Last year, when highlighting the inclusion of searchable text from the minutes of the Court of Governors of Bethlem and Bridewell Hospitals from 1689 to 1800 in London Lives, an electronic resource for the history of London, we also reminded blog readers of the online availability of digital page-by-page images of minutes dating from 1559 to 1792 on the Archives & Museum’s own website. Not everyone’s research is limited to the eighteenth century. Nor is everyone’s research limited to Bethlem Hospital.
Bridewell Hospital, which for most of its history functioned as a reformatory for petty offenders, vagrants and orphans, and with which Bethlem was twinned from the sixteenth century to the twentieth, is the subject of a great deal of scholarly interest in its own right. A recent post on a blog of King’s College London called Strandlines is a small example of this. The civic hypocrisy (and, perhaps, the connivance with Jacobean society’s gendered power relations) of the episode the post recounts – in which degrading punishments were meted out to Agnes Allowin and Mary Brookes, while no serious effort to find ‘Captain North’ seems to have been made – is almost as shocking as the cruelty involved.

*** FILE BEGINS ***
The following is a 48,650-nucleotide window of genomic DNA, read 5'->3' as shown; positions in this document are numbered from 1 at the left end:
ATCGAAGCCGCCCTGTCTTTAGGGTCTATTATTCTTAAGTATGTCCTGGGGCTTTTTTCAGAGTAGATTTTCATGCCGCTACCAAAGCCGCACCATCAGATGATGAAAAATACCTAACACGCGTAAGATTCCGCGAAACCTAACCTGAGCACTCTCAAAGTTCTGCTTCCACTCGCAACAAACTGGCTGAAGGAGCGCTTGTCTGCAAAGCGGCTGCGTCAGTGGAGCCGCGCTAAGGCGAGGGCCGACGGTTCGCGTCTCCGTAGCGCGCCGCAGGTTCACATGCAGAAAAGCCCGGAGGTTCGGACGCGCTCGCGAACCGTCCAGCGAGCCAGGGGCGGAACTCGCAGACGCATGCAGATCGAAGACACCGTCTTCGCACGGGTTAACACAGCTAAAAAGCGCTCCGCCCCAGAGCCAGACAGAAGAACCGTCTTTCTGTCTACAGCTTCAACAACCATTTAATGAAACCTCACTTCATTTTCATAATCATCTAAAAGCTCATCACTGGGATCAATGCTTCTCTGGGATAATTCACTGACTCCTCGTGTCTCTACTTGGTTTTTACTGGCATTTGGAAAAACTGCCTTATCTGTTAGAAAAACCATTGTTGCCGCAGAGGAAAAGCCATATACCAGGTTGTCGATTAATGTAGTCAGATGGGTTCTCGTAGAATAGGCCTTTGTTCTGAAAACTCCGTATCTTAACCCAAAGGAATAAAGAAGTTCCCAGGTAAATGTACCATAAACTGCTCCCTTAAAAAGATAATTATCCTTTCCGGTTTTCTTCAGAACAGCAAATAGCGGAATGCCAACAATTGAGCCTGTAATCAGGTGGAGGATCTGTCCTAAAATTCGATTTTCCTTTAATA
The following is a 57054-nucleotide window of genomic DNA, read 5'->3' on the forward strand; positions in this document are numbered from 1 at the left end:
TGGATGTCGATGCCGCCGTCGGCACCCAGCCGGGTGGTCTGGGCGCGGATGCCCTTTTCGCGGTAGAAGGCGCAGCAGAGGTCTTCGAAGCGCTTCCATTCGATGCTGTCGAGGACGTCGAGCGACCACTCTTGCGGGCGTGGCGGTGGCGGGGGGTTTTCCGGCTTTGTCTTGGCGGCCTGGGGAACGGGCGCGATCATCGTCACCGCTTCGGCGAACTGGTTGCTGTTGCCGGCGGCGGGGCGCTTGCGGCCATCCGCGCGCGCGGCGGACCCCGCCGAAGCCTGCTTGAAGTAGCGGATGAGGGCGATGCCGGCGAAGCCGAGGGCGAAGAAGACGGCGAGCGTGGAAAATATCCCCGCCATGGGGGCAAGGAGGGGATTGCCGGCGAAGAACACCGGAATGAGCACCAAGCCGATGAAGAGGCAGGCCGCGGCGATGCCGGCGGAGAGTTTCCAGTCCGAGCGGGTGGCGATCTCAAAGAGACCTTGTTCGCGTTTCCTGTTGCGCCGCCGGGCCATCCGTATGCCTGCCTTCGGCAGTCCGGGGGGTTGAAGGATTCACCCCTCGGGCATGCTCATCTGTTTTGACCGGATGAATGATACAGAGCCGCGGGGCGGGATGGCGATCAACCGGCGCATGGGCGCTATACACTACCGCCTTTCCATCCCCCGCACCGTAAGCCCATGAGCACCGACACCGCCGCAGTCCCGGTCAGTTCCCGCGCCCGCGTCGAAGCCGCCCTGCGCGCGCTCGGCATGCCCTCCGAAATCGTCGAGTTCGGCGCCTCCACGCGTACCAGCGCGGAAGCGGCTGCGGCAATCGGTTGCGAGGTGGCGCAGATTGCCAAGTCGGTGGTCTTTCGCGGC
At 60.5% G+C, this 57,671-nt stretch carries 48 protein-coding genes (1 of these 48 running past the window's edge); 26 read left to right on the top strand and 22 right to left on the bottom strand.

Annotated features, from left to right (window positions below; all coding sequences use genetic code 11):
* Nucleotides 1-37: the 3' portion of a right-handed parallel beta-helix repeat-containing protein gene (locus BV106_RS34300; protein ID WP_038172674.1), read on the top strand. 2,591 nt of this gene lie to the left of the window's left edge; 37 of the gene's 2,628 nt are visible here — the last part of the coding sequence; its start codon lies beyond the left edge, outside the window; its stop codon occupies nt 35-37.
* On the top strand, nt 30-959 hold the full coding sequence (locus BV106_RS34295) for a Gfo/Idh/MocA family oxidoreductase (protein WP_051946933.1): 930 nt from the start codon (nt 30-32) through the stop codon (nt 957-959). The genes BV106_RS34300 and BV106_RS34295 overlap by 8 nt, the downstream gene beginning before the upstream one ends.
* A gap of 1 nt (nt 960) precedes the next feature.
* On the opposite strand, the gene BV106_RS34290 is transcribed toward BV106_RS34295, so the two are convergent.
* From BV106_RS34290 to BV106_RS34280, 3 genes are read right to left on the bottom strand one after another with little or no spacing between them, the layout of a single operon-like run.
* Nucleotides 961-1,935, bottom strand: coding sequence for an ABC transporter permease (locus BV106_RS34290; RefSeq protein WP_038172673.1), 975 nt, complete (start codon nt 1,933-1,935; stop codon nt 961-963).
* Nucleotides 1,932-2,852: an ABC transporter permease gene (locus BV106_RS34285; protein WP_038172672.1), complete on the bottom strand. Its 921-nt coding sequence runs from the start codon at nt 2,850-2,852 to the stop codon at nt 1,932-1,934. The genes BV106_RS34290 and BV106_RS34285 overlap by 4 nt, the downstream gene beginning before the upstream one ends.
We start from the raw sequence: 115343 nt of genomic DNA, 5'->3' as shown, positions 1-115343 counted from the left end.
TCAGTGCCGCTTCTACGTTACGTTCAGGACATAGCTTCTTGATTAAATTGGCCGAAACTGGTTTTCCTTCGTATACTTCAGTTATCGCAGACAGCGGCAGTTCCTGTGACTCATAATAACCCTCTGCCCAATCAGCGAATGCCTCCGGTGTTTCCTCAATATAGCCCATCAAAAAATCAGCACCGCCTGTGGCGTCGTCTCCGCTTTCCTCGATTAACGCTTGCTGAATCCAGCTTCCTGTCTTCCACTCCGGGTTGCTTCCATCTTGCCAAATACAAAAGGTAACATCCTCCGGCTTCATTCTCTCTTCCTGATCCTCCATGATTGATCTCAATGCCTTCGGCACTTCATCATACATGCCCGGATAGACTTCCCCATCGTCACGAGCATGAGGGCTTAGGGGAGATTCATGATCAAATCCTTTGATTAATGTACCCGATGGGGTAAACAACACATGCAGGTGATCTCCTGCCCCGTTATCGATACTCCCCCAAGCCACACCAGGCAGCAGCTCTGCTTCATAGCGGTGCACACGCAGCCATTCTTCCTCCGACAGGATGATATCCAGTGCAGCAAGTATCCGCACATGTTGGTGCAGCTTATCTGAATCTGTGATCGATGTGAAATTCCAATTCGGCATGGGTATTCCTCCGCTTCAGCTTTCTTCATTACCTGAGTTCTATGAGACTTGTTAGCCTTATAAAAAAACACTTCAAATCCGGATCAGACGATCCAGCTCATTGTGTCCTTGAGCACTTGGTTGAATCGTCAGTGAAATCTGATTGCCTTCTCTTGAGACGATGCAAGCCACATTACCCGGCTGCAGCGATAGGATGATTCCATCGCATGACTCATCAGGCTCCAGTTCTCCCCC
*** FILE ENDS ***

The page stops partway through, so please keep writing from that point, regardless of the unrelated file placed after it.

This is just one of thousands of human stories that are waiting to be discovered (by anyone who is equal to the palaeographical challenge) in the early modern records of Bridewell and Bethlem Hospitals records.
Caption for image: Bridewell and Bethlem Court Book extract about Mary Brookes and Agnes Allowin, 1603.